Texas doctors association condemns abortion ban, says it encourages “vigilante interference” in doctor-patient relationship

An empty examination room at the Midway Family Planning clinic in Brownwood.
An empty examination room at the Midway Family Planning clinic in Brownwood.

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The Texas Medical Association slammed the state Legislature on Friday, calling its passage of two anti-abortion bills “unconstitutional” and an interference with the fundamental patient-physician relationship.

“Enough,” the organization wrote in a statement. “The Texas Medical Association supports our physicians specializing in women’s health and opposes legislation in Senate Bill 8 of Texas’ 87th legislative session and Senate Bill 4 of this special session. SB 4 contains language that criminalizes the practice of medicine. Both bills interfere with the patient-physician relationship.”

The statement came during a week when Texas has been at the center of the national abortion debate.

On Wednesday, SB 8, which bans abortion after six weeks, including in instances of rape and incest, went into effect. The new law is a near-total ban on abortion and one of the strictest such measures in the country.

Hours before that, the Texas House passed Senate Bill 4, which would reduce access to abortion-inducing pills, the most common method for patients terminating a pregnancy. As sent to Gov. Greg Abbott’s desk, the bill would prevent physicians or providers from prescribing these medications to patients more than seven weeks pregnant.

Current Texas laws allow, and FDA guidelines suggest, practitioners to give these pills to patients who are up to 10 weeks pregnant.

“SB 8 and SB 4 go too far. Clearly these provisions are unconstitutional, in our opinion. TMA stands for the health care of all Texans and our profession. Enough is enough,” the statement continued.

The central thrust of the broader law received particular criticism. It bans abortions after an ultrasound can detect what lawmakers defined as a fetal heartbeat. This can occur as early as six weeks into a pregnancy, when many people don’t yet know they’re pregnant. However, medical and legal experts say the term “heartbeat” is inaccurate, since embryos at that point don’t possess a heart.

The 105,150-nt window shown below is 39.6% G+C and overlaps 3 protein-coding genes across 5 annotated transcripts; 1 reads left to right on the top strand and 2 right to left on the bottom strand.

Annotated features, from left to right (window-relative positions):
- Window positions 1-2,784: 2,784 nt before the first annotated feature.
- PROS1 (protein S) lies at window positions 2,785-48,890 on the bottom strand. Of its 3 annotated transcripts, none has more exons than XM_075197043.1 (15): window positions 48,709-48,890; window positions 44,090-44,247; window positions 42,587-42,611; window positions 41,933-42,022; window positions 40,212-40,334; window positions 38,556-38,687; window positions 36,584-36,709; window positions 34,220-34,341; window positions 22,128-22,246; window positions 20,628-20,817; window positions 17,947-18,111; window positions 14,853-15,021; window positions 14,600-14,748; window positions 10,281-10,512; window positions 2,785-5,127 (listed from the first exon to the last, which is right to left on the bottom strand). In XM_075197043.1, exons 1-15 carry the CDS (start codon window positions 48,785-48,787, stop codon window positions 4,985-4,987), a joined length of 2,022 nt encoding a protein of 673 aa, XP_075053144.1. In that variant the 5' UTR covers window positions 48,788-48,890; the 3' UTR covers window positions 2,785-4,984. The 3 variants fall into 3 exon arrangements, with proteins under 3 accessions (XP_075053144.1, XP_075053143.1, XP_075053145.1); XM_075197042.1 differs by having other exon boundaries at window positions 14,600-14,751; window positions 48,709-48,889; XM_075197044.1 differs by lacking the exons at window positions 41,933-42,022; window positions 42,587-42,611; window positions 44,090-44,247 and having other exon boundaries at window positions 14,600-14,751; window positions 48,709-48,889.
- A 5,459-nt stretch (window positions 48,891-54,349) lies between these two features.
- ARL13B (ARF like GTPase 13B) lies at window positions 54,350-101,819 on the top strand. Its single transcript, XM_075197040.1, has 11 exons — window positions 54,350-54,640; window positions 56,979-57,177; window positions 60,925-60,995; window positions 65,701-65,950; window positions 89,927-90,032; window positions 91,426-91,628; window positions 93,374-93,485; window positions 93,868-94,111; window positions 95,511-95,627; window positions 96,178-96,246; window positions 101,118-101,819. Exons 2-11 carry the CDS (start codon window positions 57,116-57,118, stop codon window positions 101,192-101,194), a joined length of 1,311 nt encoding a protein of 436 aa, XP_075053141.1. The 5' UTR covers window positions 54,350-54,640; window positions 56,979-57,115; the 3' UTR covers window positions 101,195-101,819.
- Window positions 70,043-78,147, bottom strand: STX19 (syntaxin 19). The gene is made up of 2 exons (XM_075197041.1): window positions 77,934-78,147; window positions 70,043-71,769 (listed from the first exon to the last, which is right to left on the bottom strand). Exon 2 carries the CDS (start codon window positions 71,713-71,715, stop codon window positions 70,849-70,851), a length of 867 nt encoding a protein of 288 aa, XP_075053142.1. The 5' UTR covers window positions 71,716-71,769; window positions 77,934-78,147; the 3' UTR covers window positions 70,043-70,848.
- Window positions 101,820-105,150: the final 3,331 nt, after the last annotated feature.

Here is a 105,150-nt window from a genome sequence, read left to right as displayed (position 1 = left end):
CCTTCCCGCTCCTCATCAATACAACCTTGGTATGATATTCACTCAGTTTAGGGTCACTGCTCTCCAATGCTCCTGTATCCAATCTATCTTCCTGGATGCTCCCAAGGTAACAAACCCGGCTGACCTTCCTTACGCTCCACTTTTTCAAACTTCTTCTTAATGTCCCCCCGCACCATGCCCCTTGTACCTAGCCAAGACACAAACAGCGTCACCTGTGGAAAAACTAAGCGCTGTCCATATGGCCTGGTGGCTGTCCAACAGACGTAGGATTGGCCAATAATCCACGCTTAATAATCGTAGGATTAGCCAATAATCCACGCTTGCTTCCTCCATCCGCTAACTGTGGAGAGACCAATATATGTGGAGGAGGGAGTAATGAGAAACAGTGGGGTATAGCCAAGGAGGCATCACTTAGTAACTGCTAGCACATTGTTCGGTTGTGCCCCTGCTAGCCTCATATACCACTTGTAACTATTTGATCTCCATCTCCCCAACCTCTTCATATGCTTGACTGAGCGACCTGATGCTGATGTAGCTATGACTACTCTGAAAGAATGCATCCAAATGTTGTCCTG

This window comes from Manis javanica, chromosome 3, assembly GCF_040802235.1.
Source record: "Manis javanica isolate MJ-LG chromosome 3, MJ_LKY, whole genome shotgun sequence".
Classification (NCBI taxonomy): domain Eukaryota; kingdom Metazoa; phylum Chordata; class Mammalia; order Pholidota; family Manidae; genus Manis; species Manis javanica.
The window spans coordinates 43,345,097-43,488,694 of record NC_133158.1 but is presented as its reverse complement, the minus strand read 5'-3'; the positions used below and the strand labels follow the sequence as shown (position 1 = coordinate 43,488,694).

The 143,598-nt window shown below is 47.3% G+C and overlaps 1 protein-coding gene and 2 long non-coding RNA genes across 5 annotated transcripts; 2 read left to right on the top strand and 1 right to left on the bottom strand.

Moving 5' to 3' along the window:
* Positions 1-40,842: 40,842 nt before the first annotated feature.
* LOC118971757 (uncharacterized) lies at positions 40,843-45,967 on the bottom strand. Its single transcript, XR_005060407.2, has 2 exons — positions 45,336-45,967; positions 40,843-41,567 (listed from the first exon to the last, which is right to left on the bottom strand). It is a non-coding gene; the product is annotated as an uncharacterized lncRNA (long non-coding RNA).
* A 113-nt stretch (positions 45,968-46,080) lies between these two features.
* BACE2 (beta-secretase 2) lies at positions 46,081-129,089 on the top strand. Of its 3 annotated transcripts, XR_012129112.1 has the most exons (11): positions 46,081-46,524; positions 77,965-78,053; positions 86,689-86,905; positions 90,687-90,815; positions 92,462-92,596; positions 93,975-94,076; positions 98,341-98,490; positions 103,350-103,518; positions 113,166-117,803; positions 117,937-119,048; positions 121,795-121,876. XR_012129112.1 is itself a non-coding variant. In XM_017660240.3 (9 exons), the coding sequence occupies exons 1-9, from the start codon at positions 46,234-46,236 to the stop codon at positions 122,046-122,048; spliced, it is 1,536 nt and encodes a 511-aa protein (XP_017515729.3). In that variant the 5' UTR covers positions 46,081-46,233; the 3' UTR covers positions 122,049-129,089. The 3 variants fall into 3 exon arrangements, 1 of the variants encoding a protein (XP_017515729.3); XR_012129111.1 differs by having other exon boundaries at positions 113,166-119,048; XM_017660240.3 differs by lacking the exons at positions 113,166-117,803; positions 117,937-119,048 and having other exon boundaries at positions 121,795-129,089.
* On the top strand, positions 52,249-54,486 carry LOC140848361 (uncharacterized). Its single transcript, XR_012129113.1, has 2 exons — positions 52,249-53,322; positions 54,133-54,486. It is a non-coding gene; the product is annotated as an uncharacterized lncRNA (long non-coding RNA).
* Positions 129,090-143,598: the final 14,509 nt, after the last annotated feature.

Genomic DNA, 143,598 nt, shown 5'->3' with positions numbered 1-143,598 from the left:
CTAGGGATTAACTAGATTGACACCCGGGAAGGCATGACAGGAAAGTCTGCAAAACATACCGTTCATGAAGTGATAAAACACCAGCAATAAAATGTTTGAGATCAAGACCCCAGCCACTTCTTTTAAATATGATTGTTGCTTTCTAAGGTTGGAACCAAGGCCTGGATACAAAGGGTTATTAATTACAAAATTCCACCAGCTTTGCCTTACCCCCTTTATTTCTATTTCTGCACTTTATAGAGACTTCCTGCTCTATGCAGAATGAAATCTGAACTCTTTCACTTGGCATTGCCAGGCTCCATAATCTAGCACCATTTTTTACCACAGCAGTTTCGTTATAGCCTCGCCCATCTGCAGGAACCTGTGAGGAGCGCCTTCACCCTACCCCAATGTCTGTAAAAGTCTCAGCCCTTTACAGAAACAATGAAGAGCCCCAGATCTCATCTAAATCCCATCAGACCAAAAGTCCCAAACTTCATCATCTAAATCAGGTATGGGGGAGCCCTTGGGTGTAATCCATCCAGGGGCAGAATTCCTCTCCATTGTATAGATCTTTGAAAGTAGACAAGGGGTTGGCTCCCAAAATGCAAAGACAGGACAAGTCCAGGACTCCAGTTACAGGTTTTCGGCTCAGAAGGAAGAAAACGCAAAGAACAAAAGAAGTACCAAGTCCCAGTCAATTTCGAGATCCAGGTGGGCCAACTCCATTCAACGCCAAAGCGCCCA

Also, in a maneuver to get around the landmark U.S. Supreme Court case Roe v. Wade, the bill is structured to allow private citizens to sue abortion providers and anyone who helps patients obtain abortions after the six-week mark.

Despite pleas from a group of Texas abortion providers, the Supreme Court allowed the bill to go into effect on Wednesday without taking action. Late Wednesday night, the court handed down a 5-4 ruling rejecting the request for a temporary block, but noting that it was not ruling on the law’s constitutionality.

“TMA is shocked the U.S. Supreme Court so far has not stopped the provisions of SB 8 that create a scheme of deputizing private citizens to carry out what the state itself cannot do, due to U.S. constitutional restrictions,” the physicians group wrote.

“SB 8 allows for a bounty that encourages practically any citizen to file a cause of action against physicians, other health care professionals, and anyone who ‘aids or abets,’ based on a suspicion. If permitted to proceed, this law will be precedent-setting and could normalize vigilante interference in the patient-physician relationship in other complex, controversial medical or ethical situations.”

Meanwhile, the bill that was passed in the Texas House this week, SB 4, which limits access to abortion-inducing pills, would make it a criminal act for physicians to give these medications to patients more than seven weeks into a pregnancy.

“The physicians of Texas never thought the day would come when the performance of our oath would create a private cause of action for persons not connected to or harmed by the action. Yet, that day has sadly arrived in the state we love,” the TMA wrote.

Disclosure: The Texas Medical Association has been a financial supporter of The Texas Tribune, a nonprofit, nonpartisan news organization that is funded in part by donations from members, foundations and corporate sponsors. Financial supporters play no role in the Tribune's journalism. Find a complete list of them here.

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